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Definitions of reform

  1. bring, lead, or force to abandon a wrong or evil course of life, conduct, and adopt a right one; "The Church reformed me"; "reform your conduct" Scrapingweb Dictionary DB
  2. a change for the better as a result of correcting abuses; "justice was for sale before the reform of the law courts" Scrapingweb Dictionary DB
  3. self-improvement in behavior or morals by abandoning some vice; "the family rejoiced in the drunkard's reform" Scrapingweb Dictionary DB
  4. a campaign aimed to correct abuses or malpractices; "the reforms he proposed were too radical for the politicians" Scrapingweb Dictionary DB
  5. change for the better; "The lazy student promised to reform"; "the habitual cheater finally saw the light" Scrapingweb Dictionary DB
  6. make reforms in by removing abuse and injustices; "reform a political system" Scrapingweb Dictionary DB
  7. improve by alteration or correction of errors or defects and put into a better condition; "reform the health system in this country" Scrapingweb Dictionary DB
  8. produce by cracking; "reform gas" Scrapingweb Dictionary DB
  9. make changes for improvement in order to remove abuse and injustices; "reform a political system" Wordnet Dictionary DB
  10. break up the molecules of; "reform oil" Scrapingweb Dictionary DB
  11. To put into a new and improved form or condition; to restore to a former good state, or bring from bad to good; to change from worse to better; to amend; to correct; as, to reform a profligate man; to reform corrupt manners or morals. Webster Dictionary DB
  12. To return to a good state; to amend or correct one's own character or habits; as, a man of settled habits of vice will seldom reform. Webster Dictionary DB
  13. Amendment of what is defective, vicious, corrupt, or depraved; reformation; as, reform of elections; reform of government. Webster Dictionary DB
  14. Change for the better, as in character or politics. The Winston Simplified Dictionary. By William Dodge Lewis, Edgar Arthur Singer. Published 1919.
  15. To change from bad to good; make better; free from evils and abuses. The Winston Simplified Dictionary. By William Dodge Lewis, Edgar Arthur Singer. Published 1919.
  16. To give up evil for good. The Winston Simplified Dictionary. By William Dodge Lewis, Edgar Arthur Singer. Published 1919.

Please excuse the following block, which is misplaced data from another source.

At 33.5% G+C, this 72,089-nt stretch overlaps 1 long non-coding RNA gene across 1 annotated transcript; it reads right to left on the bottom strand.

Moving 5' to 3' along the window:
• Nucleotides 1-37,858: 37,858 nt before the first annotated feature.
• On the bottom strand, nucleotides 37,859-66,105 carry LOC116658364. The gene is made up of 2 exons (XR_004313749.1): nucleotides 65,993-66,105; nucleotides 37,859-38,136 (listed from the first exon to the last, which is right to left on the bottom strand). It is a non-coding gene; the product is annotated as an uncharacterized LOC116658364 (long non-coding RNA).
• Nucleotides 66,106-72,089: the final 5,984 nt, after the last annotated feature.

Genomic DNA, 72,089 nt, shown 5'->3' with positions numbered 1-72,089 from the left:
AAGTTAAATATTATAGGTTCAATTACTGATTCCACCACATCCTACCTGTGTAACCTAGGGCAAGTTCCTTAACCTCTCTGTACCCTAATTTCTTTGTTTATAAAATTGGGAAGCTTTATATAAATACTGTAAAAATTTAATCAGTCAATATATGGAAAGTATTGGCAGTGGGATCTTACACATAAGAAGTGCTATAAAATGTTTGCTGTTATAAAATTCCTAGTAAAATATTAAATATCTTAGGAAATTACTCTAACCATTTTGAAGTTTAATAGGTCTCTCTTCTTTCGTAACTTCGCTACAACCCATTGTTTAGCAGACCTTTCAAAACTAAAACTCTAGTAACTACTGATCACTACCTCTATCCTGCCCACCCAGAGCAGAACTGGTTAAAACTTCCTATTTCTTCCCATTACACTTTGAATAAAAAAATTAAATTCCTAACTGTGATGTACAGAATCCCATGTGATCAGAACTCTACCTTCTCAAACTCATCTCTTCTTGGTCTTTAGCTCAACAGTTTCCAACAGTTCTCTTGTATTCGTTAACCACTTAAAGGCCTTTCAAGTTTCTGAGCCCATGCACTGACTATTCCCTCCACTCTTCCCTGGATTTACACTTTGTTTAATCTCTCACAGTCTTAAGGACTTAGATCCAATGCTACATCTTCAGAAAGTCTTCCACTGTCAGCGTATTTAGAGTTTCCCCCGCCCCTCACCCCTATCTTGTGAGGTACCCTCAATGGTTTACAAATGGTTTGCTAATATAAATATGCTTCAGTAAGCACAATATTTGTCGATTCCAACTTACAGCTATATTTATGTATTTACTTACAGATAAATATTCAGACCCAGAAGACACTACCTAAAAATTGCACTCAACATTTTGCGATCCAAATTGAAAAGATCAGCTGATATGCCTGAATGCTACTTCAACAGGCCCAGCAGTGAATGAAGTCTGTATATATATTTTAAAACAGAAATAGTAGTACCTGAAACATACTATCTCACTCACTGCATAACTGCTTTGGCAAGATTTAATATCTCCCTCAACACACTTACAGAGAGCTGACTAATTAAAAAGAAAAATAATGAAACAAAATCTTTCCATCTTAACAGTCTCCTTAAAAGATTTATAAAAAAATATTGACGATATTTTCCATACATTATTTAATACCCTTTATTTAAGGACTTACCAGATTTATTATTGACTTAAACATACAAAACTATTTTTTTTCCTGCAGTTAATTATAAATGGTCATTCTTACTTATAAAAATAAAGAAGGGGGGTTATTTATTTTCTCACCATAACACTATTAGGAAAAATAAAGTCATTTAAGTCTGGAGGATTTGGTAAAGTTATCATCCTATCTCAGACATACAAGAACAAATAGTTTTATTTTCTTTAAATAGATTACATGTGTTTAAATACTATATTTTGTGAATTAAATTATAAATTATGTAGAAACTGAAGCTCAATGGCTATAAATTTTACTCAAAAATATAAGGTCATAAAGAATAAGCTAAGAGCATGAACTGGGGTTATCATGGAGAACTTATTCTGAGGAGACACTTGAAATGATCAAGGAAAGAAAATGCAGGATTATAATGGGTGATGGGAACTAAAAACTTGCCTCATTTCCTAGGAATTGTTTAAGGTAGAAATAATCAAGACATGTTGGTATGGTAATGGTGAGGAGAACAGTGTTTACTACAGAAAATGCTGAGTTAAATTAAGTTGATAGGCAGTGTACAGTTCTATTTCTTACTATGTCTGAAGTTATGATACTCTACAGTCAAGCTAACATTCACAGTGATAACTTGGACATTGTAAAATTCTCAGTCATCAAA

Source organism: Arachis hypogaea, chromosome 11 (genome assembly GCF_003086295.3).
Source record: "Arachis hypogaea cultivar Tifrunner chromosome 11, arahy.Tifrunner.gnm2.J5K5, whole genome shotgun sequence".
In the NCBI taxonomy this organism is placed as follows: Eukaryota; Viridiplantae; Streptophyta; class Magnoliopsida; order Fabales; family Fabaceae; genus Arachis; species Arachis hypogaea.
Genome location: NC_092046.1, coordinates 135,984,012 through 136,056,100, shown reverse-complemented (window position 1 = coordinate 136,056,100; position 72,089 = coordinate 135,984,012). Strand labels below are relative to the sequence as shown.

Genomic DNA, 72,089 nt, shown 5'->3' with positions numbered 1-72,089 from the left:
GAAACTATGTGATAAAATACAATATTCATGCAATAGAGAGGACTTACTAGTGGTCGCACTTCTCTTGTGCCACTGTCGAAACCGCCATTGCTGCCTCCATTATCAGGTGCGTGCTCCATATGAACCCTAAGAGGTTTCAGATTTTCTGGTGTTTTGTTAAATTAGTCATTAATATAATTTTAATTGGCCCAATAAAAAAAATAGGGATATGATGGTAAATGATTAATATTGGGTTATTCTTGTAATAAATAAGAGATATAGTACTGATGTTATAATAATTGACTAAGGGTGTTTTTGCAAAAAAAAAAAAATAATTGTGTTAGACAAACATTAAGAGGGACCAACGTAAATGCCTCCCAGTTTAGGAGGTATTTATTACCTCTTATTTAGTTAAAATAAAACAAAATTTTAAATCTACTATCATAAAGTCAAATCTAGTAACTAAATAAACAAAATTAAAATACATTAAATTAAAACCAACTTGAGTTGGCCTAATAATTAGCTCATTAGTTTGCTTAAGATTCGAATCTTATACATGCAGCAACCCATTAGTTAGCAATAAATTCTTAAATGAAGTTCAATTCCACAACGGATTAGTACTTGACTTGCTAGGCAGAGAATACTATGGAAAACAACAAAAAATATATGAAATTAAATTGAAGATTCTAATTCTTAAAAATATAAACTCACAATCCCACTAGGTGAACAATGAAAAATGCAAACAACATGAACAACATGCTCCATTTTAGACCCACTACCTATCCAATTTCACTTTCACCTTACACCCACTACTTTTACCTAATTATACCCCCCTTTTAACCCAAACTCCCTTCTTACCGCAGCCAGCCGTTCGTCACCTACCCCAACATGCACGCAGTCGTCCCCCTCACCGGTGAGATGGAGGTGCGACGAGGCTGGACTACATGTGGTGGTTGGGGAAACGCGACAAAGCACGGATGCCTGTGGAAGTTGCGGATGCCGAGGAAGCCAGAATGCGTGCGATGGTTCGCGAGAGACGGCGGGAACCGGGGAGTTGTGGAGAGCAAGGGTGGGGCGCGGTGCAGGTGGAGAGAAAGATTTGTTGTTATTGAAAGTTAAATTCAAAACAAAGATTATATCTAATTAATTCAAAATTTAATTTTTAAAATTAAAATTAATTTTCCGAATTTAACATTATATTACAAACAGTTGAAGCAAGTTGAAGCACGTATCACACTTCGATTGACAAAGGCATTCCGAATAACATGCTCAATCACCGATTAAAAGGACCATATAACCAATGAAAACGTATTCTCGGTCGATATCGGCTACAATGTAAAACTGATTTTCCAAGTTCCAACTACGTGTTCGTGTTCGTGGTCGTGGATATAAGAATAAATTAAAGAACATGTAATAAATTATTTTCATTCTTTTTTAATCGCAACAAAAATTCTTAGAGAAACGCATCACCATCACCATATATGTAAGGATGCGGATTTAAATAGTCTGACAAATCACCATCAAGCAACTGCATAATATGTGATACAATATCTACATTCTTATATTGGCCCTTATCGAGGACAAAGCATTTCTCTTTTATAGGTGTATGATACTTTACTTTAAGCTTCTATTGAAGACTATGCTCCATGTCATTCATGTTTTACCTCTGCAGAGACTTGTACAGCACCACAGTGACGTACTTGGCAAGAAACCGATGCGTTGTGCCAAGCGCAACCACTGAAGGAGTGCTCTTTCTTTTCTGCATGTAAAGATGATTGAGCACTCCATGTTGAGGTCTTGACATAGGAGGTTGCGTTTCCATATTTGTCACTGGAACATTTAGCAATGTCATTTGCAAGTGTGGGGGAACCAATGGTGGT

17. Reformative. The Winston Simplified Dictionary. By William Dodge Lewis, Edgar Arthur Singer. Published 1919.
  18. To form again or anew: to transform: to make better: to remove that which is objectionable from: to repair or improve: to reclaim. The american dictionary of the english language. By Daniel Lyons. Published 1899.
  19. To become better: to abandon evil: to be corrected or improved. The american dictionary of the english language. By Daniel Lyons. Published 1899.
  20. A forming anew: change, amendment, improvement. The american dictionary of the english language. By Daniel Lyons. Published 1899.
  21. Amendment; improvement. The Clarendon dictionary. By William Hand Browne, Samuel Stehman Haldeman. Published 1894.
  22. Reformation. The Concise Standard Dictionary of the English Language. By James Champlin Fernald. Published 1919.
  23. To amend; correct; reclaim. The Clarendon dictionary. By William Hand Browne, Samuel Stehman Haldeman. Published 1894.
  24. To become better; be corrected. The Clarendon dictionary. By William Hand Browne, Samuel Stehman Haldeman. Published 1894.
  25. To form anew. The Clarendon dictionary. By William Hand Browne, Samuel Stehman Haldeman. Published 1894.
  26. To make better morally; free from evils or abuses. The Concise Standard Dictionary of the English Language. By James Champlin Fernald. Published 1919.
  27. An act or result of reformation; change for the better. The Concise Standard Dictionary of the English Language. By James Champlin Fernald. Published 1919.
  28. To form again. The Concise Standard Dictionary of the English Language. By James Champlin Fernald. Published 1919.